Tuesday, December 10, 2013

Why do we feel exhausted when good things happen to us?

For me, the winter season is usually one of intense introspection, writing and general creativity. When I look back over old journals, the sections of winter months are always much longer, which is also how they feel to me: long. Waiting for spring. Waiting for something. I am hoping for the green and 'new', while putting up with the white and gray 'everyday' around me. 

But no bursts of creativity seem to be happening this year for me. I feel tired. Dry. Exhausted down to my bones. And a little bit confused as to the reason why. I was talking to my mom today, and she validated some of my concerns. "This was a big year for you," she said. It was really comforting to hear. Sometimes I forget. 

This was a huge year for me. It was a huge year for Omar and I. 
December: We were married. 
January: We left the country for two weeks to visit Omar's family and to honeymoon in the Dominican Republic. 
February: Omar became a citizen. 
April: I was accepted to grad school
June: I left a gallery managerial job I loved for three years to start a new adventure in adolescent research at a school of medicine. 
July: I received health insurance for the first time in six years.
August: I graduated from undergrad.  
December: I completed my first semester of my MSW.  And so many other things. All of the things listed above are so good. Many of them pivotal life moments and transitions, all of which happened in such a short period of time. And again, this is just the good list.




(scholarship dinner for grad school with Omar and my mom.)

This semester in a mental health class we talked about a concept called 'eustress'. It is technically stress, but it is the stress caused by good things happening (ex. How can I explain this run-down exhausted feeling that I have when essentially everything is good around me?). It sounds 'crazy', and I think many people don't talk about it because it might have a tendency to make a person sound ungrateful. But it is real. It affects our minds and bodies in various ways. 

And it makes sense.

Stress is a mental and physical response to change, whether that change is happening now, or is anticipated in the future. There is positive and negative stress. Eustress, or positive stress, provides fulfillment in our lives. (And we all know what negative stress is like.) And here's where it gets interesting. With either too much positive, or negative stress, our bodies can't tell the difference between to two. It reacts in the same way.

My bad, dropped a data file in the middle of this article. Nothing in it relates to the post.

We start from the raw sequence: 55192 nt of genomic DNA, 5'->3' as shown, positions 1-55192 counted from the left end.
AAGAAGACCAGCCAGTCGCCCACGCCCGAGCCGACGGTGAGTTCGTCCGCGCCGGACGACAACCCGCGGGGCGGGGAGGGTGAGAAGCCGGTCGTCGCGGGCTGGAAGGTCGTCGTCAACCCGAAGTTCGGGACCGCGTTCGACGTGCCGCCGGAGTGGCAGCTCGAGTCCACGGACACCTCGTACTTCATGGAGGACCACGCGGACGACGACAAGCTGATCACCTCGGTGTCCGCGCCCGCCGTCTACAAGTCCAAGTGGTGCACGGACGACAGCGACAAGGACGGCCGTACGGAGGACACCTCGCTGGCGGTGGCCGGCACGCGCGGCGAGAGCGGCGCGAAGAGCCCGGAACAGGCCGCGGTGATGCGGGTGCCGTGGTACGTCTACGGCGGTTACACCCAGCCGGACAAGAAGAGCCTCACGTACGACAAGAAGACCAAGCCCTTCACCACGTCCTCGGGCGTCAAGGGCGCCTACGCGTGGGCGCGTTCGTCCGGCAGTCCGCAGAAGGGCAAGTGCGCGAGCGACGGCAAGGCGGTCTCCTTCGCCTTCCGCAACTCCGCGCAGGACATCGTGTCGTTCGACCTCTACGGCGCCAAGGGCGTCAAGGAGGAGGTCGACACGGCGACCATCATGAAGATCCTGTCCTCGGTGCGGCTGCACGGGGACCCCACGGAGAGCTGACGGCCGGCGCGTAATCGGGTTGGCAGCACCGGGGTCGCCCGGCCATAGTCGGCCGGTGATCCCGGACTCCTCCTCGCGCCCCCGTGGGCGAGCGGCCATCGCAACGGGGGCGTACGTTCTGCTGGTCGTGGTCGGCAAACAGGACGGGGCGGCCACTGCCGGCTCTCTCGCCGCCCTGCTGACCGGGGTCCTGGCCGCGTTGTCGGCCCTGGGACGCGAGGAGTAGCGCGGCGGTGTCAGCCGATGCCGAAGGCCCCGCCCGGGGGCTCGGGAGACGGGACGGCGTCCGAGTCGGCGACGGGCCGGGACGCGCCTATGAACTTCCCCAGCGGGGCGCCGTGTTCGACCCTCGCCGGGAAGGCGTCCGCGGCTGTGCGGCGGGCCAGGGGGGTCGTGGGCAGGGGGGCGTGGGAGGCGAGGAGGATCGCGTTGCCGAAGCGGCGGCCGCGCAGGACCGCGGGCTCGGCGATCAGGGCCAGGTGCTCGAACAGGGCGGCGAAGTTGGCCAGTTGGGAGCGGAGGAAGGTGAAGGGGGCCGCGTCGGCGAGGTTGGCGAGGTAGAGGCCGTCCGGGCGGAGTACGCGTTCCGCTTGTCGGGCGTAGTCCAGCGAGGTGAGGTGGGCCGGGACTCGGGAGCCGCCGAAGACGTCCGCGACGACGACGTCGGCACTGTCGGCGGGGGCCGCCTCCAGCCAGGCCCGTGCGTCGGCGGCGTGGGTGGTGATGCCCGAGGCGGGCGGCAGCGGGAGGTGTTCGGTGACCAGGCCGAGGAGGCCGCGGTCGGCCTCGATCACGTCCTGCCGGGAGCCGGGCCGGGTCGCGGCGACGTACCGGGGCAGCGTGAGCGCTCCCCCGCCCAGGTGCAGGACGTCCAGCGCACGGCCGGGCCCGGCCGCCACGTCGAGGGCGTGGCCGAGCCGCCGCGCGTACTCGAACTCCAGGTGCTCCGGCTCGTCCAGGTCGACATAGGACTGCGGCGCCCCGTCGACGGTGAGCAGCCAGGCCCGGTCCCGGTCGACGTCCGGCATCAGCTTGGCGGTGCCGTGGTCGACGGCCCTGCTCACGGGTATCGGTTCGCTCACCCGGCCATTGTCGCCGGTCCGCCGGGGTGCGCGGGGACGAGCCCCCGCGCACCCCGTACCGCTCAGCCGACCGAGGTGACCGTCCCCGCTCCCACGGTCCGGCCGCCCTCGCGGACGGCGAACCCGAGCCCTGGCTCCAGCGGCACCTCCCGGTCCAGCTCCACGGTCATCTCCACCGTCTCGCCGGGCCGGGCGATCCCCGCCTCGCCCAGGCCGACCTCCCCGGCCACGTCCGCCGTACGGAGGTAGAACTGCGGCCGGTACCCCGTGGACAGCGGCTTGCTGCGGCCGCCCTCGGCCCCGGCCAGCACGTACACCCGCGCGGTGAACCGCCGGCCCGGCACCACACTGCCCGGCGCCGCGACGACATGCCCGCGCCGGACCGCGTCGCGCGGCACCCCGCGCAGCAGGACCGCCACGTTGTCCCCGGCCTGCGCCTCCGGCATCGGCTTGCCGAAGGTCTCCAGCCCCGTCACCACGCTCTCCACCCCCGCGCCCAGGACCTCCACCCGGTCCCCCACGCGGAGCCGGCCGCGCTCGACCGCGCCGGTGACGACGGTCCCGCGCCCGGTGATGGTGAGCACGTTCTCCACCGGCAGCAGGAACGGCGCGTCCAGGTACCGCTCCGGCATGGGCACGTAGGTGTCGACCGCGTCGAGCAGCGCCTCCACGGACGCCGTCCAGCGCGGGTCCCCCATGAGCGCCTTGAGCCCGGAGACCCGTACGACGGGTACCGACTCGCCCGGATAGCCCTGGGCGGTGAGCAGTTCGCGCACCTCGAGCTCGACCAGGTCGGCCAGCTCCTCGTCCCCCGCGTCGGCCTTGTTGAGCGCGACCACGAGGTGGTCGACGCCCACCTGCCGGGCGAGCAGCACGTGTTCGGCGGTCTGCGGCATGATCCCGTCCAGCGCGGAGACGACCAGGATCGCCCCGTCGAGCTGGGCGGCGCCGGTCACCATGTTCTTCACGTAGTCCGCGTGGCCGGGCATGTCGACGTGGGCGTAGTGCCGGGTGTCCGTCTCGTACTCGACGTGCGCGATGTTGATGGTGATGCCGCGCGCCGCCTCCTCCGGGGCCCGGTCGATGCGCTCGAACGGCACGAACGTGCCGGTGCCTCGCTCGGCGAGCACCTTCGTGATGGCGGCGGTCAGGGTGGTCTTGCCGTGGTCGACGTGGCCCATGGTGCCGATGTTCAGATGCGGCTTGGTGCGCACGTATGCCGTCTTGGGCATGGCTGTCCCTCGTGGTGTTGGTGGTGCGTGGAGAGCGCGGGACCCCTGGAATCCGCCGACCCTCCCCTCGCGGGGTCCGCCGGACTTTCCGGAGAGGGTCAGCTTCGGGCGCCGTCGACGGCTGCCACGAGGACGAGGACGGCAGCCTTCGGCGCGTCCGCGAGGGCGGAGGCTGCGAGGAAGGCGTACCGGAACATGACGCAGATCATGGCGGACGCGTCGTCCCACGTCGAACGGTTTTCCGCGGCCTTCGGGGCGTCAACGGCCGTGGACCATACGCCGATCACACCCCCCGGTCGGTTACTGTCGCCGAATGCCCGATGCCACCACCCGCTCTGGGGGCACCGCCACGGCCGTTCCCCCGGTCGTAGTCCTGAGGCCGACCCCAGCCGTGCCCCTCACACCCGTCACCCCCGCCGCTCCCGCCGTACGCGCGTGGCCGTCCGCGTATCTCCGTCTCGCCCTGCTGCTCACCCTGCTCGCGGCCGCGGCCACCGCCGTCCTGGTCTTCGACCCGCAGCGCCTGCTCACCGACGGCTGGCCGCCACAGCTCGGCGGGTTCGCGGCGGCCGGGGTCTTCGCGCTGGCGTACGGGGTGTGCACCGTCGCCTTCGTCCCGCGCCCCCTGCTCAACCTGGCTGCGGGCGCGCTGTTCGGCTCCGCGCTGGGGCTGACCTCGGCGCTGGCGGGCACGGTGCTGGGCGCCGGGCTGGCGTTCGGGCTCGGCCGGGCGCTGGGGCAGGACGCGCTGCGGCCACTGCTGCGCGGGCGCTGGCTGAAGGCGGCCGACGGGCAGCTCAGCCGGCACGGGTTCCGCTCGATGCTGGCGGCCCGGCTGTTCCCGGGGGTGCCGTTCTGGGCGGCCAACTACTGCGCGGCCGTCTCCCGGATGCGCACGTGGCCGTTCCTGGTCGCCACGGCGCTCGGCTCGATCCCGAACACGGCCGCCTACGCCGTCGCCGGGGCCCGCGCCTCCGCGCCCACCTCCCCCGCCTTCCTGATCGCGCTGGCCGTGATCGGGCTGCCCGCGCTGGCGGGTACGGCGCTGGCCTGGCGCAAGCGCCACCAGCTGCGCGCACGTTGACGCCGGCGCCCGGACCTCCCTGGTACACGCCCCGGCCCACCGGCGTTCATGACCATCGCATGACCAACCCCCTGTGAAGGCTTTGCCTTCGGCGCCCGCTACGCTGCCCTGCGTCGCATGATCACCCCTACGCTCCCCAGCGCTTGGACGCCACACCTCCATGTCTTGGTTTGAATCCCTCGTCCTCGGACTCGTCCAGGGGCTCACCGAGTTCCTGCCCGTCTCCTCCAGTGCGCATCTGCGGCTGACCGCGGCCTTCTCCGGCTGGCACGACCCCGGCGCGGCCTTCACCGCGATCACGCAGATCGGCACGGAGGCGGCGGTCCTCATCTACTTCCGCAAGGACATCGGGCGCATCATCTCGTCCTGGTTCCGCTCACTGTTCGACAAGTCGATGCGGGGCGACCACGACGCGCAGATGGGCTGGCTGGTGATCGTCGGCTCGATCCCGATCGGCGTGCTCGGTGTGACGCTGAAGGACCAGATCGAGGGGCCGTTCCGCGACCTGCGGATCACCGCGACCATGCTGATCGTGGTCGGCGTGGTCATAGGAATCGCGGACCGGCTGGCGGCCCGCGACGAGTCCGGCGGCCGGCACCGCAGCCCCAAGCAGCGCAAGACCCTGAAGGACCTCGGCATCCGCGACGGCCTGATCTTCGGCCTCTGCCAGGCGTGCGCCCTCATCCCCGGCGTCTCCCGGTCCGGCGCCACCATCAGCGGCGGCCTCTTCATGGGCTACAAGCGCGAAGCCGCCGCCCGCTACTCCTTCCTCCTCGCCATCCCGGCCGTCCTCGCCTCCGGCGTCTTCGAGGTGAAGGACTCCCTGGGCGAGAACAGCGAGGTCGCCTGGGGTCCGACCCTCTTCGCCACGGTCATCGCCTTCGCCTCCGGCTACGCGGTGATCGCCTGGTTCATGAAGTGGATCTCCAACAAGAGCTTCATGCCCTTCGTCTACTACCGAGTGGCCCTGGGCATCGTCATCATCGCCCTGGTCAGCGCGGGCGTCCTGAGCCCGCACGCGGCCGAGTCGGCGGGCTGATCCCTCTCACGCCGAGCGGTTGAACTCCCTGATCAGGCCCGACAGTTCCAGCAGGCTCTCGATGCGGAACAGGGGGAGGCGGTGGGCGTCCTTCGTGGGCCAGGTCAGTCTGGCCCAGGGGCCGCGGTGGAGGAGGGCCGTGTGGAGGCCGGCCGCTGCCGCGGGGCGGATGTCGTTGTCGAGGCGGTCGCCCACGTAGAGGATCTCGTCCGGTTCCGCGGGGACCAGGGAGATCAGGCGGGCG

In both positive and negative stress, blood pressure and heart rate become elevated. Cortisol, the stress hormone, is released in small bursts. In the right amounts, cortisol actually improves immune functioning, and the ability to respond in dangerous situations (ex. volunteering can be a positive stressor that makes you feel good, and produces the right amount of cortisol). An overabundance of cortisol, which gets produced in highly stressful situations, can impair immune functioning, and create ineffective mental and emotional functioning (ex. being in a car wreck).

Eustress can frequently occur in busy multitasking people who are succeeding, and enjoy their work, but are always wanting to do more (to all my Type A's- this is us).Eventually, with too much of this stress, the body will begin to wear out. 

Continuing stress, both positive or negative, affects our daily functioning. Your brain begins to forget things. I notice that I frequently forget where things are located, like my keys, or where I put my bank card when I am stressed. Stress causes us to make poor decisions. Our decision-making capabilities, literally cease to work.The brain just blocks these things. It doesn't see them as important. The brain and body can truly only endure so much stress, and they can burn out. But the good new is that  the brain is AMAZING, and it heals itself, with time and treatment.

There are a million resources on stress management, so I won't talk about that here, and I am still learning for myself what works best for me. Which may not work for you.

So perhaps this winter season will be one of trying to learning what rest is, instead of reflecting on the busy-ness.  Perhaps it will be a season of existing as a creation of the Father, rather than trying to create so much on my own. A season of being changed rather than creating change. To fill up and rest for the many journeys ahead. 

I pray it to be so. Amen. 

Information in this post retrieved from Ivey, A.E., Ivey, M.B., & Zalaquett, C.P. (2014, 2010). Intentional interviewing and counseling: 
Facilitating client development in a multicultural society, (8 th ed.). Pacific Grove, CA: Brooks/Cole, Cengage Learning. 

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